Togolese Government inaugurated one of the largest solar projects in West Africa and the first renewable energy facility in the country in July 2021. The now fully operational 50-megawatt (MW) Sheikh Mohammed Bin Zayed solar power plant, financed under the IRENA-ADFD Project Facility, will supply reliable, clean electricity to hundreds of thousands of homes and businesses in the country.
The new plant has the capacity to provide electricity to nearly 160,000 homes and small businesses, significantly reducing the country’s dependence on firewood, charcoal and fuel imports for energy consumption. The project will also advance the Togolese national clean energy strategy to increase the share of renewables in electrification to 50 per cent by 2025 and 100 per cent by 2030.
In 2019, Cuba’s Ministry of Energy and Mines together with the ADFD and IRENA inaugurated a new 10 megawatt (MW) solar PV project in the country. The grid-connected project was financed by ADFD under the IRENA/ADFD Project Facility and will deliver enough electricity to power the equivalent of nearly 7,000 Cuban homes.
The project contributes to the Cuban government’s national objectives to reduce the use of fossil fuels for electricity generation and increase the share of power from renewables to 24 per cent by 2030. The project mitigates around 12,700 tCO2e emissions annually.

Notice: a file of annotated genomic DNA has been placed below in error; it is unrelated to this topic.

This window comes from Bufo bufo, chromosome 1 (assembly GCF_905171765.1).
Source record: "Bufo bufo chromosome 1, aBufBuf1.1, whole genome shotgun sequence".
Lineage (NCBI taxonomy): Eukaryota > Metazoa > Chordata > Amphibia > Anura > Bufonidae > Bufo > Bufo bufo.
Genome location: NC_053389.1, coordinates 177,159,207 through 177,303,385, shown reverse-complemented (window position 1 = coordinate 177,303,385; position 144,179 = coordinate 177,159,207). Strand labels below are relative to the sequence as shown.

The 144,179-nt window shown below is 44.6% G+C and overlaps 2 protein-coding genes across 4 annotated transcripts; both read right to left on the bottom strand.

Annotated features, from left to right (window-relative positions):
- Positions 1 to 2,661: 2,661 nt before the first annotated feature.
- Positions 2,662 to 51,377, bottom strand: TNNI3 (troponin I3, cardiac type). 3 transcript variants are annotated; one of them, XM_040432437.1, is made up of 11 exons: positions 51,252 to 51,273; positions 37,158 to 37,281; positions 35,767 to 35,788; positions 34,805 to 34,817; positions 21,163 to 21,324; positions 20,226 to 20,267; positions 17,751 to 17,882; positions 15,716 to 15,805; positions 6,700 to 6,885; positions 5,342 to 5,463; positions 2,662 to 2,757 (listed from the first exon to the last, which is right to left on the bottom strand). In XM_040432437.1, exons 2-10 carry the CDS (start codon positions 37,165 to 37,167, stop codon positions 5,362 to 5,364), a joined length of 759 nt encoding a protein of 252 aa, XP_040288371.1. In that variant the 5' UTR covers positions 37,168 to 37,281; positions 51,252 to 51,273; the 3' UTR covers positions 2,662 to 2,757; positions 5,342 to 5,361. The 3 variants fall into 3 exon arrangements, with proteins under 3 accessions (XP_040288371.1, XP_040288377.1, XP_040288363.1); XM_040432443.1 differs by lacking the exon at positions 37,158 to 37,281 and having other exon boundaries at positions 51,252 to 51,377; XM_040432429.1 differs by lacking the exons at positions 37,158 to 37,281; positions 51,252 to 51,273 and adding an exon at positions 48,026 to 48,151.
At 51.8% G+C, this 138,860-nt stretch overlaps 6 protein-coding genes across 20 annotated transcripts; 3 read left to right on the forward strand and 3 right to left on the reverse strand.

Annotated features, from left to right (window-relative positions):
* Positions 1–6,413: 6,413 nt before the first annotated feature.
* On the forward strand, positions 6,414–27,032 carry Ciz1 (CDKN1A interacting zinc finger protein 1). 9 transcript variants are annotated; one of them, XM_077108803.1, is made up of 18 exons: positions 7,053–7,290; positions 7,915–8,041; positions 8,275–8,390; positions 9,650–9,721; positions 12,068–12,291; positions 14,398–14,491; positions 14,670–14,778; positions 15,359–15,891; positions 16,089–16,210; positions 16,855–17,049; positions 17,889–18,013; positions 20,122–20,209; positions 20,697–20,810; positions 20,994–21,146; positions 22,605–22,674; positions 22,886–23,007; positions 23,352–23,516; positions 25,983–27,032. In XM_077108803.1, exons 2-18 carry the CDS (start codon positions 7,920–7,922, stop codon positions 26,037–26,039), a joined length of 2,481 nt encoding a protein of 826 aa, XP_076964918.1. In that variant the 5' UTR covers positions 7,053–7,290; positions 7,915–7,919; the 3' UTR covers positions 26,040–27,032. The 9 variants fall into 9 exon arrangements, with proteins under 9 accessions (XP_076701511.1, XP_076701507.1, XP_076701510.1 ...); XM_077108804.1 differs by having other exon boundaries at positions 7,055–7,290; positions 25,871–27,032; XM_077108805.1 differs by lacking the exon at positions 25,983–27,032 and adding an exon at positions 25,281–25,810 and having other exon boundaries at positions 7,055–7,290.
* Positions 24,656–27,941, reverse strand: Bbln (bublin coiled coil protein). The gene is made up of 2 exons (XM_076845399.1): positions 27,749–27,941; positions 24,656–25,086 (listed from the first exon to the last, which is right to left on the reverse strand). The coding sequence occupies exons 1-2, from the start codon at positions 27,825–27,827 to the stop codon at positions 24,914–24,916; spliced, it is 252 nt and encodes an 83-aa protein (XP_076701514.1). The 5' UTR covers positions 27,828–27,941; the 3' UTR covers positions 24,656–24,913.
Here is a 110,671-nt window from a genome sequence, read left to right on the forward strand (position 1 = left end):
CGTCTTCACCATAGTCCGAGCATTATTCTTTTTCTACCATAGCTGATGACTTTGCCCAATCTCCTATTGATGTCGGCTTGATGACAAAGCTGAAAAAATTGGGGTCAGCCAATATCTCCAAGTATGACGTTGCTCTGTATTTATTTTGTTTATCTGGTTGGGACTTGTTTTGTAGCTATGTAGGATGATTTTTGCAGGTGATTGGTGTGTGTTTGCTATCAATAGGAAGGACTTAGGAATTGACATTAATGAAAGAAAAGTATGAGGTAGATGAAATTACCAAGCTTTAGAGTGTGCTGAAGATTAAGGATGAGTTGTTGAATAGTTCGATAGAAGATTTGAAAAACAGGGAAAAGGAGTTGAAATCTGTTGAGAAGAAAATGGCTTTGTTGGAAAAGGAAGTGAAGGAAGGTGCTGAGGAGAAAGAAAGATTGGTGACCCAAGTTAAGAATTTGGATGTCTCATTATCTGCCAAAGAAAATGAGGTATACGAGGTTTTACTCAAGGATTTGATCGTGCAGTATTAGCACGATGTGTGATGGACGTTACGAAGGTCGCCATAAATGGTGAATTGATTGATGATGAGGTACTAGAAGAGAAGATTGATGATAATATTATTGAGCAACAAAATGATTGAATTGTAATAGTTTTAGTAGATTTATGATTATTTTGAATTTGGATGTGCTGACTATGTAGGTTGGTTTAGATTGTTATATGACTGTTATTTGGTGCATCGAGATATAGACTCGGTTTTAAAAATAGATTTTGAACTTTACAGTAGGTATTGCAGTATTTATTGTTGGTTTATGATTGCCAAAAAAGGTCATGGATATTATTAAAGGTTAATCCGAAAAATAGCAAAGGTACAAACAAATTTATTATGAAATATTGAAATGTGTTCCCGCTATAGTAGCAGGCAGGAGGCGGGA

Since July 2019, the Vandhoo Regional Waste Management Centre started power generation with the intent of managing waste from the Atolls of Noonu, Raa, Baa and Lhaviyani. The facility benefitted from ADFD’s concessional loan assistance facilitated through IRENA. The facility services 20 islands (including 11 resorts) with improved waste collection and management. The procurement of the contractor for the Addu facility was completed in 2019 and the project is expected to be fully completed in 2021.
The construction of the 6 MW solar PV park at Newton town near Freetown started in 2018 and completed in 2020. The plant has the capacity to generate about 8.76 GWh of electricity annually, improving grid stability and boosting supply during peak demand while also reducing dependence of fossil-based electricity supply for Freetown’s 190,000 inhabitants. The project also created employment opportunities and the subsequent acquisition of technical skills through training on installation, operations and maintenance of solar PV power plants in the region.